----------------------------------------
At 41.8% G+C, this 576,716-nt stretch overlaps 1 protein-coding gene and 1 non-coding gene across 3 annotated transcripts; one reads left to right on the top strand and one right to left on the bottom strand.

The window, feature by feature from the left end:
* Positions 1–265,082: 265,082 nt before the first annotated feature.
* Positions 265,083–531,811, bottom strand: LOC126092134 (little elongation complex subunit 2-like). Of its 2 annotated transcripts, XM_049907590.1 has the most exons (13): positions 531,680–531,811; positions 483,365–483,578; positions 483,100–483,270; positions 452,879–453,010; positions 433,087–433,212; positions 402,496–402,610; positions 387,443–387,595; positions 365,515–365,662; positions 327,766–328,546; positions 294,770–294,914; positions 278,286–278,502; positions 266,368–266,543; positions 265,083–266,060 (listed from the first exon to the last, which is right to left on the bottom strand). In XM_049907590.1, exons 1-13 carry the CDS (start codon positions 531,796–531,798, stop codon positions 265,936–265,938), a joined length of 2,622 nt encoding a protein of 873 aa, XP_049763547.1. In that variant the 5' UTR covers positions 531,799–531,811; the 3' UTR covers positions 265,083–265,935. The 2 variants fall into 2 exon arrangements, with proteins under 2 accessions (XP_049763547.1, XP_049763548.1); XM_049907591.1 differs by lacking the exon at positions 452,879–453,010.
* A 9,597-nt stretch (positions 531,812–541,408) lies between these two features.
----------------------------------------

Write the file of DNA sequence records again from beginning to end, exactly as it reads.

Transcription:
At 41.8% G+C, this 576,716-nt stretch overlaps 1 protein-coding gene and 1 non-coding gene across 3 annotated transcripts; one reads left to right on the top strand and one right to left on the bottom strand.

The window, feature by feature from the left end:
* Positions 1–265,082: 265,082 nt before the first annotated feature.
* Positions 265,083–531,811, bottom strand: LOC126092134 (little elongation complex subunit 2-like). Of its 2 annotated transcripts, XM_049907590.1 has the most exons (13): positions 531,680–531,811; positions 483,365–483,578; positions 483,100–483,270; positions 452,879–453,010; positions 433,087–433,212; positions 402,496–402,610; positions 387,443–387,595; positions 365,515–365,662; positions 327,766–328,546; positions 294,770–294,914; positions 278,286–278,502; positions 266,368–266,543; positions 265,083–266,060 (listed from the first exon to the last, which is right to left on the bottom strand). In XM_049907590.1, exons 1-13 carry the CDS (start codon positions 531,796–531,798, stop codon positions 265,936–265,938), a joined length of 2,622 nt encoding a protein of 873 aa, XP_049763547.1. In that variant the 5' UTR covers positions 531,799–531,811; the 3' UTR covers positions 265,083–265,935. The 2 variants fall into 2 exon arrangements, with proteins under 2 accessions (XP_049763547.1, XP_049763548.1); XM_049907591.1 differs by lacking the exon at positions 452,879–453,010.
* A 9,597-nt stretch (positions 531,812–541,408) lies between these two features.